Buffalo Springfield bassist Bruce Palmer died earlier this month of a heart attack in Bellville, Ontario. He was 58.

Buffalo Springfield bassist Bruce Palmer died earlier this month of a heart attack in Bellville, Ontario. He was 58.

The artist began playing music at age 10 and was a member of several Toronto-based bands as a teenager. He also played in the Mynah Birds with a young Rick James, which would eventually include fellow Canadian Neil Young. Mynah Birds auditioned for Motown Records but split when James left the band.

Palmer went on to co-found Buffalo Springfield in April 1966 in Toronto with Young, Stephen Stills, Dewey Martin and Richie Furay. Over just 19 months in 1967 and '68, the group established itself as a folk/country/rock pioneer, producing the transcendent political anthem "For What It's Worth" along the way.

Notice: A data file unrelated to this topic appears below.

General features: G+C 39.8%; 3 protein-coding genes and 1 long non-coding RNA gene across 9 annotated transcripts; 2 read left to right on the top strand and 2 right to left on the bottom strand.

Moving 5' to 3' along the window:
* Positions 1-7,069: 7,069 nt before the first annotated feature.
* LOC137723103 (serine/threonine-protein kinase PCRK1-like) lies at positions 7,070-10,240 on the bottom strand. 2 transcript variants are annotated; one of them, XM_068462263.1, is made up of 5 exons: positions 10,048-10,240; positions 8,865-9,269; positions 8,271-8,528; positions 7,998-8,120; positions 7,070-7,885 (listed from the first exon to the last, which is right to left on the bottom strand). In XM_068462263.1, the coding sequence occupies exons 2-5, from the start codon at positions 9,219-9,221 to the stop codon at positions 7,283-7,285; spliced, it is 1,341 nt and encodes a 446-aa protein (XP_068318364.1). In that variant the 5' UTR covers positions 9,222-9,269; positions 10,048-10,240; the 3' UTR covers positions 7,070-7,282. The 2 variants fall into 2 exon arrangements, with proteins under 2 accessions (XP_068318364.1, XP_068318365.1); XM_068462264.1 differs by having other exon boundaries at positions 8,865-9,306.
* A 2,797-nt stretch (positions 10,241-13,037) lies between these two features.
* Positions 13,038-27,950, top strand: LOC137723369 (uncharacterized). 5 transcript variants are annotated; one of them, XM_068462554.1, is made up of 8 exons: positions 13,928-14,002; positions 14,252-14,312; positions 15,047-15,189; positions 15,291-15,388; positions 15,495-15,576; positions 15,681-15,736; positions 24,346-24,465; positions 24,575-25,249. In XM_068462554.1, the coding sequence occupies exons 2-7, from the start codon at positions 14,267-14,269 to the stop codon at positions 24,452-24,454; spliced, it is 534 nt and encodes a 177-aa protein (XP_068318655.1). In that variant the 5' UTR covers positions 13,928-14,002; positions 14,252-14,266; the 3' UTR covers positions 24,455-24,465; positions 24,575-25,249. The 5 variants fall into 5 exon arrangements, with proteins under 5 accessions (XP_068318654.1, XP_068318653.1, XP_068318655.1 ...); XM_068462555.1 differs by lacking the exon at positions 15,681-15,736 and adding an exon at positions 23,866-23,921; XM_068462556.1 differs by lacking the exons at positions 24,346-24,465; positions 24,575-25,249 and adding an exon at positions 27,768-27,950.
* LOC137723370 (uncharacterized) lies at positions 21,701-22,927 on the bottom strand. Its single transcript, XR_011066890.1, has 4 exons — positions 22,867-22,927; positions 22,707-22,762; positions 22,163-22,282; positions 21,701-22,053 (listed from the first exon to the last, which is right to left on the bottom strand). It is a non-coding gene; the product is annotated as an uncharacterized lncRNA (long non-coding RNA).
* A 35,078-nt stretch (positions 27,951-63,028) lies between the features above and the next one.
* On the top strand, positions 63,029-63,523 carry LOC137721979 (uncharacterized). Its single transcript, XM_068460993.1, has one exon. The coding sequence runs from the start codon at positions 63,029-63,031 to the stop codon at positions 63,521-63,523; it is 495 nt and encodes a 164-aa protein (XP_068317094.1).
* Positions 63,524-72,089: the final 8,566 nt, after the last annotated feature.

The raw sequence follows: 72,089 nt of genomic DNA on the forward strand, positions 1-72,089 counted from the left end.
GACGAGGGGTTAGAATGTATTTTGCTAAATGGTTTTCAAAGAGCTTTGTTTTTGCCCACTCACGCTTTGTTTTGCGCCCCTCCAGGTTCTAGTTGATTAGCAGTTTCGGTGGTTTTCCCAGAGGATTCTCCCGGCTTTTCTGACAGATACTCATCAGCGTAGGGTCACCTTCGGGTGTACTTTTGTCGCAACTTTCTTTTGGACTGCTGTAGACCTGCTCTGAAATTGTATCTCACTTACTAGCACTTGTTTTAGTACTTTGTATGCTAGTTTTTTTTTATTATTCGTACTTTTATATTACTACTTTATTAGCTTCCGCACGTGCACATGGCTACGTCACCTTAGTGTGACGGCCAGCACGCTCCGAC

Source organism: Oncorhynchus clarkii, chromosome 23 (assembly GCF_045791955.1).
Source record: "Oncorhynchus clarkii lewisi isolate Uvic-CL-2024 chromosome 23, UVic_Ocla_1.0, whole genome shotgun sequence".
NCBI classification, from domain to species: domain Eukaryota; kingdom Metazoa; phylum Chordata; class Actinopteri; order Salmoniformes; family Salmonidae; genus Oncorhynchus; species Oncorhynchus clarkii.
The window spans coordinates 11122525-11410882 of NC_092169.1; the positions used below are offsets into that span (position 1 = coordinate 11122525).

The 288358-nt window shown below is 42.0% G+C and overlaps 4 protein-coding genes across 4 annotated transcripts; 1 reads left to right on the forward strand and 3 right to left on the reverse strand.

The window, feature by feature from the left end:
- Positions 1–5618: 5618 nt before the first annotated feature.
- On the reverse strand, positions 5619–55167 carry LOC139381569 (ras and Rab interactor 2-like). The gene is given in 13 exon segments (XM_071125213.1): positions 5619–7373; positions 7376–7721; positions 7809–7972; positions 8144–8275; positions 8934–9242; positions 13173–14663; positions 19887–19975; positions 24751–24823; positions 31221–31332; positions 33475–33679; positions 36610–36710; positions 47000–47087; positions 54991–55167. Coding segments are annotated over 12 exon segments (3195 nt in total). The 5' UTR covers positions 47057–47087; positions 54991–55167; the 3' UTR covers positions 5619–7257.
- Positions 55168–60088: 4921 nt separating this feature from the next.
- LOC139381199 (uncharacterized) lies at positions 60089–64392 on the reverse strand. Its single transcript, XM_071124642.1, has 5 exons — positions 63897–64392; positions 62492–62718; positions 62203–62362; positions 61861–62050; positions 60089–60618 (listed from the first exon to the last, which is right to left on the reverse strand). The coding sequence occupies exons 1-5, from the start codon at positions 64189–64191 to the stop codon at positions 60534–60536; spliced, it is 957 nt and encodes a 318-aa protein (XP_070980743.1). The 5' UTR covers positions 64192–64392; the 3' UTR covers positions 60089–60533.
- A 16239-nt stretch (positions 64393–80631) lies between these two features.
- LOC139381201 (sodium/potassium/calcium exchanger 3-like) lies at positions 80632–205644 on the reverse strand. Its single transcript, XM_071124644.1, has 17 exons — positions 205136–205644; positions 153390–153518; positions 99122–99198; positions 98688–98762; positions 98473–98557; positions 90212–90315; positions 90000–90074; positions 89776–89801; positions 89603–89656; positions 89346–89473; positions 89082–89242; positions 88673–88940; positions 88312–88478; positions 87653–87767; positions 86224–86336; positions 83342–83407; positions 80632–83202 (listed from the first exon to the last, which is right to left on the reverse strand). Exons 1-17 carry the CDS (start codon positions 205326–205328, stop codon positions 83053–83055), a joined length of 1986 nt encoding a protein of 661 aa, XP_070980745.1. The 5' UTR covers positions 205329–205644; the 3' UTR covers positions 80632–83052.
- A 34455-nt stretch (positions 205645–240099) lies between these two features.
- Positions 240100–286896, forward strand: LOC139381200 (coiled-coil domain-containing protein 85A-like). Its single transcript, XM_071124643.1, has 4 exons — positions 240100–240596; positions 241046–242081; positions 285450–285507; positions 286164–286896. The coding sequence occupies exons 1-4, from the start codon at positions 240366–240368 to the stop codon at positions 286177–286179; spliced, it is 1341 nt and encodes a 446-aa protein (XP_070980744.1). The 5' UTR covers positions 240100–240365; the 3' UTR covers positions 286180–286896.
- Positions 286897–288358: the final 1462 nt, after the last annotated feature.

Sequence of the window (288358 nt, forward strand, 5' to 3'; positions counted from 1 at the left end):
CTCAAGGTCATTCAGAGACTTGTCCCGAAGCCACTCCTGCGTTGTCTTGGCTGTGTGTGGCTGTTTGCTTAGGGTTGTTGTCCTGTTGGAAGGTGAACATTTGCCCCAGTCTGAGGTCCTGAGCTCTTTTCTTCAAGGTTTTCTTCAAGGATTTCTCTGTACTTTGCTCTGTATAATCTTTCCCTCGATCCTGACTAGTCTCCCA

Palmer exited Buffalo Springfield in January 1968, replaced by Jim Messina, but the band was finished shortly thereafter. He went on to release a 1971 solo album for Verve, "The Cycle is Complete," featuring James on percussion.

In 1982, Palmer reteamed with Young to play on the album "Trans," and paired with Martin a few years later to form Buffalo Springfield Revisited. The group's legacy was celebrated on the 2001 88-track Rhino retrospective "Box Set."

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